What good is a concerted, brilliantly-planned marketing campaign if you have no idea how effective and successful it is? Your efforts might as well be considered screaming blindly into the void if you have no way to measure the performance of your marketing efforts.
That’s why any digital marketing expert will be watching the metrics and analyzing data associated with their strategies. The metrics and data that correspond to marketing performance are described as your Key Performance Indicators (KPIs) and are the direct measure of success that you should be checking out.
Today, we’ll talk about the most important marketing KPIs you should be tracking in order to determine how effective your campaigns and strategies are.
There’s nothing like some good ol’ fashioned sales figures to make your efforts look good. If the direct objective of your marketing is to increase sales, then having revenue as a KPI is a great way to determine the value that your marketing is adding. Improved revenue associated with your marketing efforts can be considered a sign that they’re working! Meanwhile, stagnant revenue could show that you’re not quite hitting the mark.
More leads mean more people who have a chance of converting – that’s one of the most basic things you can think of! Having an attractive marketing campaign can push more people into your sales funnel or customer lifecycle.
Keep in mind that traffic generation is a complex KPI and must be broken down into its components when analyzed. You should look at data from a variety of traffic sources.
Organic traffic refers to visitors who end up at your content through organic appearances in search engines. This, of course, is strongly tied to the effectiveness of your SEO strategy.
Social media traffic is driven by links found on Facebook, Twitter, and other social media services, which will indicate the effectiveness of your social media campaigns. Social media itself has a variety of KPIs, including a complex ecosystem of paid and promoted reach, engagement, actions performed, and the like.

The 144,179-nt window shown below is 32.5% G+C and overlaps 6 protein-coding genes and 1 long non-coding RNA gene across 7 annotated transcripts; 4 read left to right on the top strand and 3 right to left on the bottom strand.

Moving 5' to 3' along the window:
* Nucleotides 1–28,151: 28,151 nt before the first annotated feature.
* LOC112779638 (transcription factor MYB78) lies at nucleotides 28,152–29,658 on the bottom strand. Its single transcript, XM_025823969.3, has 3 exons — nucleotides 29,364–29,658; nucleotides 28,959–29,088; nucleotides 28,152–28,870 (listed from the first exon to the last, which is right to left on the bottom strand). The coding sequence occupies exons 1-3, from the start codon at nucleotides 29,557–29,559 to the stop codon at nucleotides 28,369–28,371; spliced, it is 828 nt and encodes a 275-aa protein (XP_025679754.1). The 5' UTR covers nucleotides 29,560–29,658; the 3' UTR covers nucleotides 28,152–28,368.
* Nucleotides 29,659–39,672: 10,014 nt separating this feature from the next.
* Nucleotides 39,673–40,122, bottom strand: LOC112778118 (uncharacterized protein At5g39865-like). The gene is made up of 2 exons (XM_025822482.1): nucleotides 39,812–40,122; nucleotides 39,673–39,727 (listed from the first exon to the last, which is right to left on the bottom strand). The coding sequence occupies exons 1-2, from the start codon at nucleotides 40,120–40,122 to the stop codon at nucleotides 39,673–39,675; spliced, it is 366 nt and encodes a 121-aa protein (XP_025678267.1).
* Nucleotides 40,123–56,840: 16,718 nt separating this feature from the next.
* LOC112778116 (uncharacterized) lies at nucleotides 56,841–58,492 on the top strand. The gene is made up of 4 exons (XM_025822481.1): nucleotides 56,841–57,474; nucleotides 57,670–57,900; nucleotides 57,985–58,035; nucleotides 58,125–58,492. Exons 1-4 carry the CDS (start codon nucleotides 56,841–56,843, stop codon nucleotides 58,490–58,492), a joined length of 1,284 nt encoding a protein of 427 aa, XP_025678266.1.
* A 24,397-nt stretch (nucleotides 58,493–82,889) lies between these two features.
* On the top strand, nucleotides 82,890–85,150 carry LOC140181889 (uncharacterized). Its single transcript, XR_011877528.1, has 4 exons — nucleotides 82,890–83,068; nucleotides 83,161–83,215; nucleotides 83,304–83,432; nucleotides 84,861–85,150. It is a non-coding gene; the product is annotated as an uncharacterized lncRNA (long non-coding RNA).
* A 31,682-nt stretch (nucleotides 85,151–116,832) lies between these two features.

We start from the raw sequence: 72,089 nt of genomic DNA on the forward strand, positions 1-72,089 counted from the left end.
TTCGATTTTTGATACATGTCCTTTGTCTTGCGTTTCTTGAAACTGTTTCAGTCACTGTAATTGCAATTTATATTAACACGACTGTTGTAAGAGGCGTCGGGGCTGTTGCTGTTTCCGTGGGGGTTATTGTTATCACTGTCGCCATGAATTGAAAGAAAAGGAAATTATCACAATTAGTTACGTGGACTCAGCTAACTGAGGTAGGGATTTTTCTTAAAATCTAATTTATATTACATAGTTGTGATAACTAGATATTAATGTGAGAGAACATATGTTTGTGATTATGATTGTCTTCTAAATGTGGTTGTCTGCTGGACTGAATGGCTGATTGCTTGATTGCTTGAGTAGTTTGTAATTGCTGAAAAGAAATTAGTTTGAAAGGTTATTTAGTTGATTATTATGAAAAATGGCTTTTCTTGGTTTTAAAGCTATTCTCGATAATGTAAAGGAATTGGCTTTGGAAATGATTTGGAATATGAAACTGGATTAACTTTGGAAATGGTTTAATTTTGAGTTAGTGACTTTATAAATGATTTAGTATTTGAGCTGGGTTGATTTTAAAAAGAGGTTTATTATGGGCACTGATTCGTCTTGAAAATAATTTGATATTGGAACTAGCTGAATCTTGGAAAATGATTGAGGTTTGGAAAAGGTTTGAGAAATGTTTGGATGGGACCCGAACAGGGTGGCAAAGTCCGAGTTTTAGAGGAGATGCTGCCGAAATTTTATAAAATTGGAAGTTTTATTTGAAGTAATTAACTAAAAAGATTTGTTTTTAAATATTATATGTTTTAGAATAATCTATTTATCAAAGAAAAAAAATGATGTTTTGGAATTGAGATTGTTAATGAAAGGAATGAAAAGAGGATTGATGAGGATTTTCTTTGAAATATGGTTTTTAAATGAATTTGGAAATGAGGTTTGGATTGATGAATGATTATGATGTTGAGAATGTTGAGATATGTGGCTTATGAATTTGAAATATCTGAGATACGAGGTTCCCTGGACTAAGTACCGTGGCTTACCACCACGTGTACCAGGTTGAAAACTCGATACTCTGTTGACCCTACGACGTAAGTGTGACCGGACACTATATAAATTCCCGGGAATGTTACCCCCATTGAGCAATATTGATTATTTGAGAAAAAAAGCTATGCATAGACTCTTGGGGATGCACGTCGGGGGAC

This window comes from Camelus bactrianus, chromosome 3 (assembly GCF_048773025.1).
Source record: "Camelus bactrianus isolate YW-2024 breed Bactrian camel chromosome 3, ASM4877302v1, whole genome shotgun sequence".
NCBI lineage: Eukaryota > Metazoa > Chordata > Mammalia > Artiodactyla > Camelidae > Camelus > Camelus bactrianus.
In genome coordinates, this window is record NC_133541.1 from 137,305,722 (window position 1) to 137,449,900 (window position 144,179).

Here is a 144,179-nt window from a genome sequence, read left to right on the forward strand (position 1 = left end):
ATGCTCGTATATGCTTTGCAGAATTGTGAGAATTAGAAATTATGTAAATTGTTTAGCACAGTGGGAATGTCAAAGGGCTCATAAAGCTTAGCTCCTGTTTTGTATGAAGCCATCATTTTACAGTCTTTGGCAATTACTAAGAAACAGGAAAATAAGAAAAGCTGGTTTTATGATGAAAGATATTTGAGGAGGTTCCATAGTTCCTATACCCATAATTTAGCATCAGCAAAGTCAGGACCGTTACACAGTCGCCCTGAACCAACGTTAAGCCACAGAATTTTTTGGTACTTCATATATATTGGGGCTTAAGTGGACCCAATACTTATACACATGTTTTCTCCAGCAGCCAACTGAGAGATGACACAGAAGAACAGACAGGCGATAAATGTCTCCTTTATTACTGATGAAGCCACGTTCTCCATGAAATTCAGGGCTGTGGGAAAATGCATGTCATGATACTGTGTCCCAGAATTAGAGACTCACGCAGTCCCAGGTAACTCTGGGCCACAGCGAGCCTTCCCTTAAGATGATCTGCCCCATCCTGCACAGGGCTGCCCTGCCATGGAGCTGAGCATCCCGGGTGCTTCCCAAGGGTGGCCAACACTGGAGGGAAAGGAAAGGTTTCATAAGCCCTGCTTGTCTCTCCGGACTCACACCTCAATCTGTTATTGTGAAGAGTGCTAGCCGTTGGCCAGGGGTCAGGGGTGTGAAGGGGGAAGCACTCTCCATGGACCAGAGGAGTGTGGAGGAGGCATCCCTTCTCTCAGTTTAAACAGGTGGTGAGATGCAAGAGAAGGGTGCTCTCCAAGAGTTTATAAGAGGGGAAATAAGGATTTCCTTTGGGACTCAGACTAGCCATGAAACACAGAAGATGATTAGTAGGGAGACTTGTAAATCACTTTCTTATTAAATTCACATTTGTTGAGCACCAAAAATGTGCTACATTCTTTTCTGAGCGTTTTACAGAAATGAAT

Referral traffic comes from sites that aren’t search engines, and which contain backlinks to your site. The performance of your referral traffic is a direct indicator of the effectiveness of your link-building strategies.
Email traffic is generated by your email marketing campaigns, and just like social media has its own KPIs such as delivery rate, unsubscribe rate, and click-through rate.
While having a lot of leads is undoubtedly important, it’s also equally important to look at how much it costs to generate each lead. Determine the return on investment for each lead – you might find that you’re spending so much on lead generation that it could surpass the value you get from each conversion!
One of the top KPIs for any marketing professional, the conversion rate is simply the proportion of leads generated to converted customers. It provides a seemingly clear-cut determinant of the quality of your marketing tools. Of course, don’t be too enthusiastic about conversion rates – they’re not the whole story, and they need to be used in conjunction with other KPIs to develop a meaningful narrative of performance.
One way to break down the conversion rate into meaningful bites is to look at the individual conversion rates of each component of your campaign.
For instance, each of your landing pages will have its own conversion rates, determined by its effectiveness. You could be generating plenty of leads on a page but if it’s not converting effectively, it could indicate a variety of different problems, from a CTA that fails to entice customers, to flat-out bad page design. A/B testing can help you determine what’s wrong with your landing page and help you improve conversion rates.